SMBP

  11. #11
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    Re: Windows Update KB832483

    Interesting to see all the various viewson WU! Personally, until this particular patch on W2K I have not had a problem with the system, and certainly find it useful to be notified of any so-called critical updates. In fact, I find it a little annoying that my Office XP installation does not do this, and I have to manually check for updates from time to time - once you get used to a little luxury, having to do remember to do it yourself is a pain!
    Anyhow, I followed the advice given earlier, and tried manually downloading the update, at which point it would declare itself successfully installed. However, going back to the WU site would again tell me that I needed to install this CU, despite it being listed 7 times in the installation history. Rebooting obviously didn't help, and the update was not listed under the section described in the Registry, although Service Packs up to SP5 were listed, which was a little odd a I have only installed SP4 - presumably updates later than SP4 are listed under SP5? A search of the whole registry for KB832483 drew a blank also.
    Any ideas? It is a little odd that this is happening on 3 separate W2K machines all of which have differing hardware.

  12. #12
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    Re: Windows Update KB832483

    Thanks for all the opinions and advice about WU. For now, I'll keep it active because I'm certainly one of the users who won't bother searching for updates as my non-Microsoft program versions will attest.

  13. #13
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    Re: Windows Update KB832483

    Adwills--

    My information is that Microsoft offers Windows 2000 SP4 as the latest Win 2K SP. There is no SP5 for Windows 2000 right now. The only SP5 I know of is for Windows NT 4.0. Office XP is up to SP2 and MOS 2003 is preparing SP1 for release--I don't know how fast, but they have a team working on it.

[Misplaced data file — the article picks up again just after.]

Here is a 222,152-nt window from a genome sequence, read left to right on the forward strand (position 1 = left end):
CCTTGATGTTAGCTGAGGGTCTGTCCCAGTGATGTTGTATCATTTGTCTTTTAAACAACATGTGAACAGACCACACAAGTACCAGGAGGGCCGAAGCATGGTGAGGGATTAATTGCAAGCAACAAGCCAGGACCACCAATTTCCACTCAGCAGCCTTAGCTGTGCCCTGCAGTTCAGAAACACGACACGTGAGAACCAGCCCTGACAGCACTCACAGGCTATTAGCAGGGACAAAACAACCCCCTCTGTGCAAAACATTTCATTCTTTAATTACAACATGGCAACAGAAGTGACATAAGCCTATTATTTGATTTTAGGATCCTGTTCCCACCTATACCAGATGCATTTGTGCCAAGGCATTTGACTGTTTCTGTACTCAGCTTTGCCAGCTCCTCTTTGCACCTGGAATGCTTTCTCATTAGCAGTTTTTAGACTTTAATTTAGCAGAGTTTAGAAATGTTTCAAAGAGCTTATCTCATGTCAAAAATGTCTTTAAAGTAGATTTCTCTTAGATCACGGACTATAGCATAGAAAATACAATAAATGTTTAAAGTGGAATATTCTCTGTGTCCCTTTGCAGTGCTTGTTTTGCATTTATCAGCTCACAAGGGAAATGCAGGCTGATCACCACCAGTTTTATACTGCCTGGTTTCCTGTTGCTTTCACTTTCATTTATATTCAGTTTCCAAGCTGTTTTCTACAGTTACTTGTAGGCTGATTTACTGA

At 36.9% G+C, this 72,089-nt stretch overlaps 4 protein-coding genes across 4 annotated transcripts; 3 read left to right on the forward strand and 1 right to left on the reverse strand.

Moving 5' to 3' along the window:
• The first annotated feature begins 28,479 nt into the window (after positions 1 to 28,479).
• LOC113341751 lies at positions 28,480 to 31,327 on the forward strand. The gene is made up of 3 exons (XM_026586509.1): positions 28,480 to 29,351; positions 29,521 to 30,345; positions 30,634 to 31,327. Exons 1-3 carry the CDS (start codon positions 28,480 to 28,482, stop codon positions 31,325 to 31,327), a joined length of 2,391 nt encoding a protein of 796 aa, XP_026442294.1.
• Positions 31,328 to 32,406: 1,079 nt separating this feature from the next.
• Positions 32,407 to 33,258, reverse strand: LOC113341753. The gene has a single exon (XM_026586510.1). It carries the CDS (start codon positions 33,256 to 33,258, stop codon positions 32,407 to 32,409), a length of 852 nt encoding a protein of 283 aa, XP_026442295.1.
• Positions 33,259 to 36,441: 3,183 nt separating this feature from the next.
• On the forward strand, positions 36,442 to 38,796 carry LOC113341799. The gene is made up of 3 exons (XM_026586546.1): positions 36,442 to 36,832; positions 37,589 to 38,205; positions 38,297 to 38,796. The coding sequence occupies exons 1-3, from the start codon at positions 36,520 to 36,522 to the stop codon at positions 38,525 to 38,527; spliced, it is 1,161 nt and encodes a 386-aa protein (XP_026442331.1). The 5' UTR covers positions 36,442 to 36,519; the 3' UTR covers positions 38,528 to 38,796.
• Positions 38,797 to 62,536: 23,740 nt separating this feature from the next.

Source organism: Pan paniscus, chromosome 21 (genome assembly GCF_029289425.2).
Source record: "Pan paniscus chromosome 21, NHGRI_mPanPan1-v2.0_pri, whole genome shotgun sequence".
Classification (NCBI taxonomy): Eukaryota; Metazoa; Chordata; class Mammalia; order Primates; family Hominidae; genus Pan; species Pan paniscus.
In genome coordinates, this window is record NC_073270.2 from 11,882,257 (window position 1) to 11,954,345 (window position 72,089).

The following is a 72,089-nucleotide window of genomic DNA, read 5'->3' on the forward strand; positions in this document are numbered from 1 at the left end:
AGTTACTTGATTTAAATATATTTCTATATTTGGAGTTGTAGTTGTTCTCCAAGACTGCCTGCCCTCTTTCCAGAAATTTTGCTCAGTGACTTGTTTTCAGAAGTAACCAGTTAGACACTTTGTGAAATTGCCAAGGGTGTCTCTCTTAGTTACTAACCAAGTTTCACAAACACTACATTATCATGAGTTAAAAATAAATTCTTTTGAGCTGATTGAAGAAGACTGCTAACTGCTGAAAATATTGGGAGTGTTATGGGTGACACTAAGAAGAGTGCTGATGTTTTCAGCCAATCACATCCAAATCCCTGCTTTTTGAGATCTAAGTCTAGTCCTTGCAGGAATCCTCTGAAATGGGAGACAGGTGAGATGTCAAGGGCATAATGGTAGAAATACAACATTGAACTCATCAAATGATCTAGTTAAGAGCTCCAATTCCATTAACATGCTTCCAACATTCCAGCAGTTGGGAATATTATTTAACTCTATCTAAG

If you want to make certain that you have a Service Pack installed on a 2K machine, and it is not listed in Add/Remove where I would expect all service packs and most but not all hotfixes and patches to be listed go to the place where they are recorded/registered in the Win NT, Win 2K and Win XP Registry:

    Hive: HKEY_LOCAL_MACHINE
    Key: SOFTWAREMicrosoftWindows NTCurrentVersionHotfix


    Were you looking here in the registry? Let me know and I'll try to help you make sure it's in. Also let me know what you mean by the reference to an SP5 or SP4. If you're talking the Win 2K OS--SP4 is the latest version of that. If I didn't address all your questions let me know.

    SMBP

  14. #14
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    Re: Windows Update KB832483

    SMBP Yes, I have SP4 installed and have never looked for or tried to install an SP5 from anywhere, but under SoftwareMicrosoftUpdatesWindows 2000 I have SP1, SP4 and SP5 listed. Like I say, updates listed under SP5 I assume to have been released after SP4, so presumably will be included in any SP5 later, so are listed here in the registry?
    Looking in the other area of the registry you mention there is no mention of the offending update, and I did try searching the whole registry without success, for KB832483, Q832483 and just 832483 On my XP machines where it has installed successfully, it is listed under SoftwareMicrosoftUpdatesDataAccess
    Any ideas?

  15. #15
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    Re: Windows Update KB832483

    Okay. I see what you mean. Microsoft frequently (I haven't had time to document this particular tack in Win 2K) will list hotfixes in Add/Remove and the registry key below after a particular SP with the next SP number in them, and I would expect any hotfix to appear in the registry but I'm not sure if that convention will show up there. I know that in Windows XP hotfixes after SP1 have had SP2 in their name configuration in add/remove programs--in anticipation of SP2's later release. Not every hot fix lists there (the recent Direct X hotfixes for example), but most do. You might also try here which often lists the hotfixes by Q name when you expand the branch and look at the list:

    HKEY CURRENT USERSoftwareMicrosoftWindowsCurrentVersionUninstal l

    You can also try the registry keys listed in Post 301142.

    Also there are 3rd party utilities like Aida32 or one I especially like for tracking Hotfixes in an NT kernel registry--Hotfix Control 1.1.4.

    Let me know what you find--hth.

    SMBP